When Pan called out like that, you were about to be raped. No question about it. In fact, the etymological roots of the word, panic, comes directly from the legend of Pan. If Pan called out to you, PANic is what you did.
Syrinx immediately -and wisely- ran upon hearing Pan’s voice. She ran as fast as her legs would carry her. Pan was closing in.
Being cut off by a river called Landon’s stream, Syrinx desperately called on her sister nymphs to change her her form to save her. Obliging their sister’s plea, the nymphs turned Syrinx into “marsh reeds” at the river’s edge.
Just in time.
As Pan seized Syrinx in his arms, she metamorphosed, and Pan found himself fiendishly ramming his goat phallus into nothing more than an armload of cattails.
Defeated, the god noticed a plaintive tone coming from the reeds in his arms made by the breeze. The sound pleased him. His goat-beard dripping with saliva, he gurgled, “this union, at least, shall I have with thee.”
With that, Pan cut these reeds into unequal sizes, joined them together with wax, and called his instrument, syrinx.
This was said to be the invention of the Pan flute.
Much like the mocking of the Christ, many understood the meaning of “marsh reed” to mean, specifically, the cattail. In further similarity, many depictions of the Pan/Syrinx myth include a bundle of cattails in the arms of Pan, while still others depict nondescript marsh reeds.
Now, why would the Greeks venerate such a vile creature as Pan? It could be true that the above treatment of Pan may be clouded by thousands of years of Christian bent and interpretation of Pan being akin to the devil himself (See: The Demonization of Pan). Nevertheless, the cattail remains an interesting figure in our human faith and folklore.
Can you recall the cattail appearing in the narrative of your own cultural heritage? Please let me know in the comments below.
Cattail Culinary Uses
Native North Americans
Regardless of documentation, numerous—perhaps even all—Native American tribes knew of and utilized the cattail for food. Rather than list each tribe and documented use of Typha as a food like Daniel Moerman already has in his legendary ethnobotanical compendium of use, Native American Ethnobotany (that you can access HERE), I will speak of the way Native Americans used this plant in a way I generally avoid: with a broad brush. This to save us both from reading an eye-wateringly long and redundant list of sexless facts that will be— by nature— incomplete (i.e. not all tribes were even asked about their uses of Typha).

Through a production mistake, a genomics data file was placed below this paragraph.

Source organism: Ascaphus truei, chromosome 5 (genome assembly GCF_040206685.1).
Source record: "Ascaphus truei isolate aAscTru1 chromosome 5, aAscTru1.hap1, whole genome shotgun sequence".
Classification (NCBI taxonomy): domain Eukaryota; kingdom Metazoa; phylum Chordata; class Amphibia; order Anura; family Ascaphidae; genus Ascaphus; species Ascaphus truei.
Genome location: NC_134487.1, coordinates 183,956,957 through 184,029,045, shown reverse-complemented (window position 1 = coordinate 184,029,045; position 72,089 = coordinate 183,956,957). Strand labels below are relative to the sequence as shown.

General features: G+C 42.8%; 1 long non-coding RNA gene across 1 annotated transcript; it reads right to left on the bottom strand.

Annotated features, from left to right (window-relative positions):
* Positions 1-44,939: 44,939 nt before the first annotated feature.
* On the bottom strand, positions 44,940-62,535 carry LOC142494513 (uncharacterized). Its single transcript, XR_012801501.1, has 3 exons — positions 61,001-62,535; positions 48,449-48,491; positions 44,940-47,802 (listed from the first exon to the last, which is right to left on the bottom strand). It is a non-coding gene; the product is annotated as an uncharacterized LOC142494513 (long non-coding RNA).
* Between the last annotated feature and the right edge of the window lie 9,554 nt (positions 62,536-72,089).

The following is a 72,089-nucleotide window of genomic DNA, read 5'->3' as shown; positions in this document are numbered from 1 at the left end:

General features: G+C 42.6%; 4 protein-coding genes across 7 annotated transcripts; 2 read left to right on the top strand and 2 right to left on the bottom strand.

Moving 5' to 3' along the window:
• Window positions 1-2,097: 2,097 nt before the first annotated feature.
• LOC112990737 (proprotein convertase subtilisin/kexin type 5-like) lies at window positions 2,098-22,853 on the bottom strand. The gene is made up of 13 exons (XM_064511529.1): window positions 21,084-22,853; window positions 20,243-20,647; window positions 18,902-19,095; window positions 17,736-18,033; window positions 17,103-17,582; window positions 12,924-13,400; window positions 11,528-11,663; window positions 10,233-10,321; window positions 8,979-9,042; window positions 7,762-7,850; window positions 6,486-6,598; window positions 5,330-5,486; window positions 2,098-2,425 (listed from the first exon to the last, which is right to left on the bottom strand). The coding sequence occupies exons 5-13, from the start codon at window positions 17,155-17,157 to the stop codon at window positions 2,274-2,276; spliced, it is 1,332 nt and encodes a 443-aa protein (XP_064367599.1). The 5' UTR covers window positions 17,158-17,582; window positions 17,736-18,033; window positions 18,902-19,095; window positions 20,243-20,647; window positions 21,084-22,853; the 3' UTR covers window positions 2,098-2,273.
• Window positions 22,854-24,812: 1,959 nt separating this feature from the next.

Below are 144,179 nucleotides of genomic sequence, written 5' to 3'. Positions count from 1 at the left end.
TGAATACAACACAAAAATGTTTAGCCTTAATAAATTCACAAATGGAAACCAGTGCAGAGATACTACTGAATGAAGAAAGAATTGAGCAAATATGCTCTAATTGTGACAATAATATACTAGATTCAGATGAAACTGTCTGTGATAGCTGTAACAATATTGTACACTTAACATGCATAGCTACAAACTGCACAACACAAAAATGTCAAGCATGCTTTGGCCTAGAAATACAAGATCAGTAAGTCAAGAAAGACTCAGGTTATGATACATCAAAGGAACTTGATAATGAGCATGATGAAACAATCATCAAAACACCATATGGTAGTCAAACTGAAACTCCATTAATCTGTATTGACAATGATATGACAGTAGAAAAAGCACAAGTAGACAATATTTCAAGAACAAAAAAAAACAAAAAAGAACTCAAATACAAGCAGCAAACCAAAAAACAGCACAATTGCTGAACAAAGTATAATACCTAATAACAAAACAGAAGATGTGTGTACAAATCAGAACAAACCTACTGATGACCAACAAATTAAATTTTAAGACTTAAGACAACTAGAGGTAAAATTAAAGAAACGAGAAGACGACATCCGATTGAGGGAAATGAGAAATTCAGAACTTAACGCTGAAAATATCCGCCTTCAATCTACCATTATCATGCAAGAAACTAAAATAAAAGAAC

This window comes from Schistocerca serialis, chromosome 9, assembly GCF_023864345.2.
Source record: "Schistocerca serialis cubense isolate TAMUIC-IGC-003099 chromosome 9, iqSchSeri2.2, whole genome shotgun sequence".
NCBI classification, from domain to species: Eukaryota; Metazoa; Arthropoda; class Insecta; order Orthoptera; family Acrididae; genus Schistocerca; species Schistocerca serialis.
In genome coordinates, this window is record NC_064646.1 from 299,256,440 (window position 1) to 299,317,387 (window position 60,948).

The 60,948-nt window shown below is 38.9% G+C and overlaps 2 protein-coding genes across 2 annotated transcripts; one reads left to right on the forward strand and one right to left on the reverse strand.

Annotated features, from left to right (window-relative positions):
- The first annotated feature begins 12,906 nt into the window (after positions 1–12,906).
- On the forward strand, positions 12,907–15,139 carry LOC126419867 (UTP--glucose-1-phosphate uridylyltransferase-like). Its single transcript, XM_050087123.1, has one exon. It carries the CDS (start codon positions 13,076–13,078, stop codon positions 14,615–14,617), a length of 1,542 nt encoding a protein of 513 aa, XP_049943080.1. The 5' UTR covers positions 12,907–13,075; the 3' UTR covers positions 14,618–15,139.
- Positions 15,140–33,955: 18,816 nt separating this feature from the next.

Native Americans were known to eat cattail rhizomes (roots) both raw and in processed form. They would dry the inner root pith for winter storage, or to create meal/flour for immediate use as a porridge, or in making breads and cakes. These roots would often be studded with white and supple primordial shoots that were consumed both raw or cooked in salted water .
The fleshy inner portions of Spring cattail shoots were also eaten . From experience, I can describe the texture and flavor of cattail shoots: they taste strongly of cucumber with the mouthfeel of onion.
The underdeveloped/green female seedheads were either roasted or boiled in salt water . These seedheads have a delicious corn-like flavor with a texture like al dente oats. I have enjoyed these both nibbled like corn on the cob and stripped-from-the-stalk. Either preparation is a fantastic taste journey.
The pollen was collected and used as one would use flour . I have not collected cattail flour in quite a while, but I remember it was bright yellow and very tasty.
The OGALA utilized Typha spp in the creation of wildcrafted diapers (fawnskin lined with the fluffy down of mature cattail flower heads) and menstruation bundles (loincloths lined with the same aforementioned fluffy down) .
People in the southern Balochistan province of modern PAKISTAN utilize the ripe flower down for stuffing cushions/pillows .
The THOMPSON tribe used the fluffy flower heads for stuffing pillows.
The TIWA used the leaf fiber as support in the mud used in thatched roofs .
Cattails in Music
Cattail in Miscelaneous Artworks
 Powers, M. N. (1986). Oglala Women Myth, Ritual and Reality. Chicago, IL: University of Chicago Press.
 Goodman, S. M., & Ghafoor, A. (1992). The ethnobotany of southern Balochistan, Pakistan : With particular reference to medicinal plants / Steven M. Goodman, Abdul Ghafoor. doi:10.5962/bhl.title.2542
 Teit, J. A., & Steedman, E. V. (1973). Ethnobotany of the Thompson Indians of British Columbia. Seattle, WA: Shorey Book Store.
 Zimdahl, R. L. (1989). Weeds and words: The etymology of the scientific names of weeds and crops. Ames: Iowa State Univ. Pr.
 Moerman, D. E. (2010). Native American ethnobotany. Portland, Or.: Timber Press.
 Callaway, E. (2010, October 18). Stone Age flour found across Europe. Retrieved from https://www.nature.com/news/2010/101018/full/news.2010.549.html
 Mackenzie, J. Stuart Fraser. (1917). Botanical names of the wild flowers. What they mean. How pronounced. London: Holden & Hardingham.
 Freeman, M. B. (1976). The unicorn tapestries. New York: Metropolitan Museum of Art, distributed by E.P. Dutton.
 Moldenke, H. N. (Harold Norman)., Moldenke, A. L. (Alma Lance). (1952). Plants of the Bible. Waltham, Mass.: Chronica Botanica Co.
 Ovid, 4. B.C.-17 or 18 A.D., Miller, F. Justus. (1951). Ovid: Metamorphoses. Cambridge, Mass.: Harvard University Press.